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Soft Tissue Augmentation

  • Shoib MyintEmail author
Chapter

Abstract

There has been a tremendous paradigm shift taking place in plastic surgery toward nonsurgical modalities in facial rejuvenation. This evolution accelerated over the last 5 years owing to the increasing demand from patients desiring less downtime and faster recovery. We have only begun to scratch the surface of what the future holds in less invasive techniques for not only the face but also the rest of the body. History has taught us to be cautious in rapidly introducing agents to fill facial defects. The search for that perfect filler would adequately fill the correct volume, be safe and biocompatible, nonteratogenic, noncarcinogenic, cause no infection, require no skin testing, and fully reversible. From the first filler agent, paraffin, to chemical agents in the early 1800s, to fat transplants in the late 1800s, the search for that perfect filler material was beginning to take shape. In the mid-twentieth century the advent of silicone changed the industry, only to be later banned due to its complications. The 1970s saw bovine collagen as the savior for facial augmentation. It ran a wonderful course until the game changer in 2006 when the FDA approved Hyaluronic acid fillers, which revolutionized the world of nonsurgical facial rejuvenation. Since then many different types of fillers have emerged on the market, and many more are on the horizon. More recently, PRP, or Plasma Rich Protein has taken the market by storm not only as filler, but also as a facial skin enhancer by attracting growth factors and stem cells.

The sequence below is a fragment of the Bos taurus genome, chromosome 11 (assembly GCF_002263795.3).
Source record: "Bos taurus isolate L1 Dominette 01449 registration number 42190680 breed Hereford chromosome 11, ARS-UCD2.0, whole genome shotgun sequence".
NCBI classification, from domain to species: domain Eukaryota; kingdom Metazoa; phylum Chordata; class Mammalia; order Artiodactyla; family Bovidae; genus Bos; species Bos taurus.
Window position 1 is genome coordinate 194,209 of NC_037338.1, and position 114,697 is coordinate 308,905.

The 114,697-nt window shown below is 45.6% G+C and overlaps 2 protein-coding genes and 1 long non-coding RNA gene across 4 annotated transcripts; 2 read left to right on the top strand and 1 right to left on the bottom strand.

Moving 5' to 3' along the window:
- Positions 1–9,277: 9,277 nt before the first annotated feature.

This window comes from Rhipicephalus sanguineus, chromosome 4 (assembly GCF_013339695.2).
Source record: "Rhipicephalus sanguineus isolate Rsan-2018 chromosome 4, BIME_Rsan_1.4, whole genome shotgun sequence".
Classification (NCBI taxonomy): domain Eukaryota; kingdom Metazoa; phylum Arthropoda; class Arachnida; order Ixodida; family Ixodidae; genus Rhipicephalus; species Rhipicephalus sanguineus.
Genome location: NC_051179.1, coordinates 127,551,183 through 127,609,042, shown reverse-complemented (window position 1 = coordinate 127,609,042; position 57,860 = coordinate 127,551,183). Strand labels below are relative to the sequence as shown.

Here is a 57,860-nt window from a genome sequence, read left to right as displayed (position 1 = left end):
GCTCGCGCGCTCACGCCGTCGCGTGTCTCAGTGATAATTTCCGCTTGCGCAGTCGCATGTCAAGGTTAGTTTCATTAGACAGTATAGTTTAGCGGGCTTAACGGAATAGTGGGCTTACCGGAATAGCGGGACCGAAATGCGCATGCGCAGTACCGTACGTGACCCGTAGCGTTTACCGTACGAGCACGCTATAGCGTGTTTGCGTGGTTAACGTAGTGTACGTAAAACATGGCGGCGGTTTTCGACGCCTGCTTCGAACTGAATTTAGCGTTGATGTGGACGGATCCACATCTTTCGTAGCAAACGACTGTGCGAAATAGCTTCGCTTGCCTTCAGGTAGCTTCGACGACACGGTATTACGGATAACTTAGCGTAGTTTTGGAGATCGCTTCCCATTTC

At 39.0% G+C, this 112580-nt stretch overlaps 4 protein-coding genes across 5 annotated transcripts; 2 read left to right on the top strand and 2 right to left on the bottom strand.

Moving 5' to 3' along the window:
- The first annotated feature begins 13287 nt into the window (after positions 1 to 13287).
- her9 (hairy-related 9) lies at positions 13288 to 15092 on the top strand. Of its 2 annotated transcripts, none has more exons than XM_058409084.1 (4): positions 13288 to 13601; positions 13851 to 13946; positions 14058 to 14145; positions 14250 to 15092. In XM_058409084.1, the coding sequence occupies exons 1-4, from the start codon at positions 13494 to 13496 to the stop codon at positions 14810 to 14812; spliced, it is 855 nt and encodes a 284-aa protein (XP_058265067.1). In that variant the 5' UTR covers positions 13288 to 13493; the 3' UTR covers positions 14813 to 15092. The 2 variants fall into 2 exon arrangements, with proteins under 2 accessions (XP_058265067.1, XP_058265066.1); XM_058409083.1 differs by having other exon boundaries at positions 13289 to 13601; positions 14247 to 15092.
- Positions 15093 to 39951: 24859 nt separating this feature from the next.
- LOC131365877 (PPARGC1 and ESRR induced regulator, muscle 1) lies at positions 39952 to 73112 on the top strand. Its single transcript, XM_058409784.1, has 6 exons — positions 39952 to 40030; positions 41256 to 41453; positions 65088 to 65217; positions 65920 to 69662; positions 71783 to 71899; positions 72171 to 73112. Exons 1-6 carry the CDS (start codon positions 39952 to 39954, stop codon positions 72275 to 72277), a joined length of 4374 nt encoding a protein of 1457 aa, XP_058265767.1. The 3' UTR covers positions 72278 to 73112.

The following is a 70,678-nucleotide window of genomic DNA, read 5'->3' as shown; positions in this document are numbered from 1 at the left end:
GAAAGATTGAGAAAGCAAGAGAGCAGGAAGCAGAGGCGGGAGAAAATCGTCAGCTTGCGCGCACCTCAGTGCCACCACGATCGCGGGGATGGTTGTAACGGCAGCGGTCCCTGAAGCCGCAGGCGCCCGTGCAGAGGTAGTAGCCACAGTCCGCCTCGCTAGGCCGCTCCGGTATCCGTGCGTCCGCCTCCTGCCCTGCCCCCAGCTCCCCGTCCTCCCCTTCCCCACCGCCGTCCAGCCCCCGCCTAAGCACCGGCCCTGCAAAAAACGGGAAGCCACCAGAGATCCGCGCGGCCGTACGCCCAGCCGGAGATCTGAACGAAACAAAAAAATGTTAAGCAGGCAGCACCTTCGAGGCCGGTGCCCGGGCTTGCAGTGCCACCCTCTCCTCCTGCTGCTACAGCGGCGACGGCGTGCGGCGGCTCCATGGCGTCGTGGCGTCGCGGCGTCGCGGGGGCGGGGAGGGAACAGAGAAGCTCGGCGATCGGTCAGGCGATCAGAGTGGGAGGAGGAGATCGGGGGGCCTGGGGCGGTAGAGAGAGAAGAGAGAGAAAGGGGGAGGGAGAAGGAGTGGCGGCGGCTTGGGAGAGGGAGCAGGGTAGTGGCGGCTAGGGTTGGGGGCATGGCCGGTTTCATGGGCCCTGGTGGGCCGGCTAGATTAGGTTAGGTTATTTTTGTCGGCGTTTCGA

Supplementary material

Video 9.1

Cannula filler augmentation (MOV 302106 kb)

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Copyright information

© Springer International Publishing AG 2018

Authors and Affiliations

  1. 1.OphthalmologyMyint Center for Eye and Facial Plastic Surgery, Nevada Eye Physicians, UNLV School of MedicineHendersonUSA

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